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SSO Buying Guide



As web applications proliferate, IT admins seek single sign-on (SSO) solutions to connect their end users to those applications securely and efficiently. This SSO buying guide examines common baseline factors admins should consider before purchasing a solution that will be a central part of their identity management operations. 

What to Consider When Buying SSO

SSO solutions exist either layered on top of or integrated with an organization’s core directory, or identity provider (IdP). They introduce efficiencies not only for admins but also for end users. With SSO, end users only have to remember one password to access a web-based portal of their applications.

Although each company’s unique environment ultimately dictates the best SSO solution, a set of factors benefit most companies.

Factors to consider when selecting an SSO solution include:

  • Authentication via SAML
  • Pre-built and custom connections to SAML apps
  • Authentication via LDAP
  • Group-based control
  • Multi-factor authentication
  • JIT and SCIM provisioning
  • Pricing and testing

Let’s explore what each of these entails.

Authentication via SAML

At a fundamental level, any viable SSO solution needs to support SAML authentication to applications because of its ubiquity in web applications.

SAML, or Security Assertion Markup Language, was created in the early 2000s and allows for authentication to web applications without the use of passwords. With SAML, service providers (i.e. Salesforce, GitHub, Slack, or other applications) communicate with identity providers (i.e. core directory/SSO providers) securely backed by certificate trusts.

This method of authentication is more secure than entering a username and password for each application because end users don’t enter their credentials across an array of third-party websites — thereby centralizing and simplifying their login process. Admins can also add and remove application access more easily, enhancing their workflow, too.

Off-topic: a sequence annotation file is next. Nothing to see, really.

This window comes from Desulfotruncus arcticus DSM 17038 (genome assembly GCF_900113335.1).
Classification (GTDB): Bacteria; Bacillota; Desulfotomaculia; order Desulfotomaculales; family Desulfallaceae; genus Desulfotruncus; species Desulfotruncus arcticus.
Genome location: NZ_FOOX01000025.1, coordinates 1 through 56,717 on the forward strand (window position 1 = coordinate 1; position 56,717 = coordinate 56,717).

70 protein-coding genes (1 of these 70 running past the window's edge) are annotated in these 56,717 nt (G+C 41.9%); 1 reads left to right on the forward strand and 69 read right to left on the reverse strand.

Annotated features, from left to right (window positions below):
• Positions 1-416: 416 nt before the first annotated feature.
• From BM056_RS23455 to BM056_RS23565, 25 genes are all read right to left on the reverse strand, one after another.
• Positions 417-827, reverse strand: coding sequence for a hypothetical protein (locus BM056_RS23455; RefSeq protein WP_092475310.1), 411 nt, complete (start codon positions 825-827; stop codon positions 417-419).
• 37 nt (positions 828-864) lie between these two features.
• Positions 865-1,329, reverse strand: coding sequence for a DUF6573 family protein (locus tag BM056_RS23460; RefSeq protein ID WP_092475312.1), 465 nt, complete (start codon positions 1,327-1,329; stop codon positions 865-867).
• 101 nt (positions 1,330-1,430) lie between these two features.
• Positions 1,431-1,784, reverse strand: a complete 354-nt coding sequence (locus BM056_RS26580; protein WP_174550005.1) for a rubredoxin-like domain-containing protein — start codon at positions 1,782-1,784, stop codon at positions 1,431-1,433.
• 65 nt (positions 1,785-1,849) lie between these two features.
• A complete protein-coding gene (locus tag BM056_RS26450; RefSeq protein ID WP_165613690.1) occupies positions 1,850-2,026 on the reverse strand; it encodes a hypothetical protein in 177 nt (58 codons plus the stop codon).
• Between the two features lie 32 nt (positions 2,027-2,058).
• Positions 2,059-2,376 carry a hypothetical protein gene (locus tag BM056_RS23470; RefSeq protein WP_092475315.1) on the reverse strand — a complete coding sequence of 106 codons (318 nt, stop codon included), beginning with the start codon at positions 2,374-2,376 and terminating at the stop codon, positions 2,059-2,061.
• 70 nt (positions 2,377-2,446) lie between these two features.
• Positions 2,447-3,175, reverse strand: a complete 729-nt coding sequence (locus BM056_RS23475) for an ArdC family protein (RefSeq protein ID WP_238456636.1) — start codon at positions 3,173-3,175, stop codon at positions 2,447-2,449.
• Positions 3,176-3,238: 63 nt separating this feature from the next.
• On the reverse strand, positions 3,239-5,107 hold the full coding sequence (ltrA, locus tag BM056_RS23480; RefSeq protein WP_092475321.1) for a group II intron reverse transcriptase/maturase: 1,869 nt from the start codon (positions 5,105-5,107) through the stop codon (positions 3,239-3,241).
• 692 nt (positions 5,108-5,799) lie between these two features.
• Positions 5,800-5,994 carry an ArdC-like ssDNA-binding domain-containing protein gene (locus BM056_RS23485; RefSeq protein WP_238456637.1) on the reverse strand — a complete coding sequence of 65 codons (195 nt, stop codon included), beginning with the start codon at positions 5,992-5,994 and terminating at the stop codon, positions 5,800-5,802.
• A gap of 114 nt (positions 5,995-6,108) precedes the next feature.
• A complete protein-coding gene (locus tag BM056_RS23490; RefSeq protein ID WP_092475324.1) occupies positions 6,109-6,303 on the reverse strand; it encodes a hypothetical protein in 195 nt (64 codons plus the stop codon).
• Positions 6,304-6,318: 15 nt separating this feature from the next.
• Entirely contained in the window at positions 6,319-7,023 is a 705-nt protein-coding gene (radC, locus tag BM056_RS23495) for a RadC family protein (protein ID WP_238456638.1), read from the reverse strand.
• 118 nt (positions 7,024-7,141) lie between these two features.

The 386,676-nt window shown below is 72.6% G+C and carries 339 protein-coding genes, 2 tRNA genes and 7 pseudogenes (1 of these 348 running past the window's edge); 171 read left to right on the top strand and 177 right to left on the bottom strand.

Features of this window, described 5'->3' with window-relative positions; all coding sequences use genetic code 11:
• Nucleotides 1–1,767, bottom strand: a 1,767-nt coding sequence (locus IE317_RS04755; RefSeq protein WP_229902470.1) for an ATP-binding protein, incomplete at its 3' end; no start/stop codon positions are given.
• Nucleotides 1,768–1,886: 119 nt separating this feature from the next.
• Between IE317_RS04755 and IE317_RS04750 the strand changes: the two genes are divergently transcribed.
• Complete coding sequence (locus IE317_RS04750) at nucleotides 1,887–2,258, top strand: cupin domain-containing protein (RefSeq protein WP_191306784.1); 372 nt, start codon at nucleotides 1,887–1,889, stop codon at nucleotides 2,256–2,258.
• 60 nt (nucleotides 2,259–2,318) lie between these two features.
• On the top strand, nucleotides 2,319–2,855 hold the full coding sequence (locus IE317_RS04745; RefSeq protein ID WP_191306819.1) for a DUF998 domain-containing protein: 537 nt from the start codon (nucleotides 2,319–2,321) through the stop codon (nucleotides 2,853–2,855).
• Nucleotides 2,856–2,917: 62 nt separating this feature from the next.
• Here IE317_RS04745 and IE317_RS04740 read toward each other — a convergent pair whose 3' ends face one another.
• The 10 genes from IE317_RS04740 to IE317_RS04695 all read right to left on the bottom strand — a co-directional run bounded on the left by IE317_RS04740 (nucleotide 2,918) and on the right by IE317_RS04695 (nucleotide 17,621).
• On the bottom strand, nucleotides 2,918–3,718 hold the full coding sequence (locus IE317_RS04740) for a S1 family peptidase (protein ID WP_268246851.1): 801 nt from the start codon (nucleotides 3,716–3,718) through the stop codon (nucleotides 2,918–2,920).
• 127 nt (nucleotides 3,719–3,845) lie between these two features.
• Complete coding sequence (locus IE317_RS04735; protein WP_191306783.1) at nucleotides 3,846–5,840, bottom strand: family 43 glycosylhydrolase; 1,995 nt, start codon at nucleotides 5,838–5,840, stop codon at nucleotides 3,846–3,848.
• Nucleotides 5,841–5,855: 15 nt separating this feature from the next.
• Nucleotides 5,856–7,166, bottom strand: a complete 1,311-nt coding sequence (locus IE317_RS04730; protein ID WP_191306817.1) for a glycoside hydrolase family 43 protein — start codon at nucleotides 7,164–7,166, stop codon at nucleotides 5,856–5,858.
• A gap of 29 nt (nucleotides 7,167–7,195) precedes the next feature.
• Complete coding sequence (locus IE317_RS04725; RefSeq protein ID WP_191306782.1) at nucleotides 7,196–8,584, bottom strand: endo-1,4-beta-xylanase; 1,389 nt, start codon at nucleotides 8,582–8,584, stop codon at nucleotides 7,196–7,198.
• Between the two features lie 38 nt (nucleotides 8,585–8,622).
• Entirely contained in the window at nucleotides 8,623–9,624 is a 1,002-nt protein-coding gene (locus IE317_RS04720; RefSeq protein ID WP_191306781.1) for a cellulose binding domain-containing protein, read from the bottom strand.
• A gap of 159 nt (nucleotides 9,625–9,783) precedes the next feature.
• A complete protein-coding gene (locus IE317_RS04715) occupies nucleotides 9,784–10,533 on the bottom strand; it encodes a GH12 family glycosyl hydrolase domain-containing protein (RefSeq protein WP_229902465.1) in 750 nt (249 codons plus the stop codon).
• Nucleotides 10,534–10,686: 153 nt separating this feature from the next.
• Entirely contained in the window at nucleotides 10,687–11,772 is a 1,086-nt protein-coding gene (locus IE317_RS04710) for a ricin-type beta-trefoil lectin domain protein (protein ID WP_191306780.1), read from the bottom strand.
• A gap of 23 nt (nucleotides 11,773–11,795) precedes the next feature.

Pre-Built and Custom Connections to SAML Apps

Another key feature of an ideal SSO solution is the inclusion of pre-built and custom connections to SAML applications.

Pre-built connections reduce the setup work for admins and should include popular applications like G SuiteTM, O 365TM, or Zoom®. These connectors reduce the number of attributes admins have to fill out manually to establish a link, and they make it easier to populate user attributes in each application.

Custom connections require more setup work to connect applications to the core directory. However, they enable flexibility in connecting to most, if not all, SAML-based applications on the market or those that are homegrown. With them, admins ensure efficient and secure connections for their end users regardless of their application suite.

Authentication via LDAP

LDAP, or Lightweight Directory Access Protocol, allows for authentication to legacy, on-prem applications, as well as more technical applications, including OpenVPN and Jenkins.

An SSO solution that authenticates via both SAML and LDAP covers a wider range of applications and provides a more comprehensive experience for admins and end users. Solutions that are SAML-only exclude legacy and technical applications to the detriment of both admins and end users. 

Plus, if the solution offers LDAP-as-a-Service, admins avoid the work and maintenance of spinning up and maintaining on-prem LDAP servers and instead reap the benefits of cloud-hosted LDAP.

Group-Based Control

A worthwhile SSO solution should feature group-based access control by which IT admins can restrict or administer access to both SAML and LDAP applications by group. For example, the sales department will need a largely different set of applications than the engineering department. As such, that department would be made its own group with access permissions exclusive to it, while other departments would be managed the same way.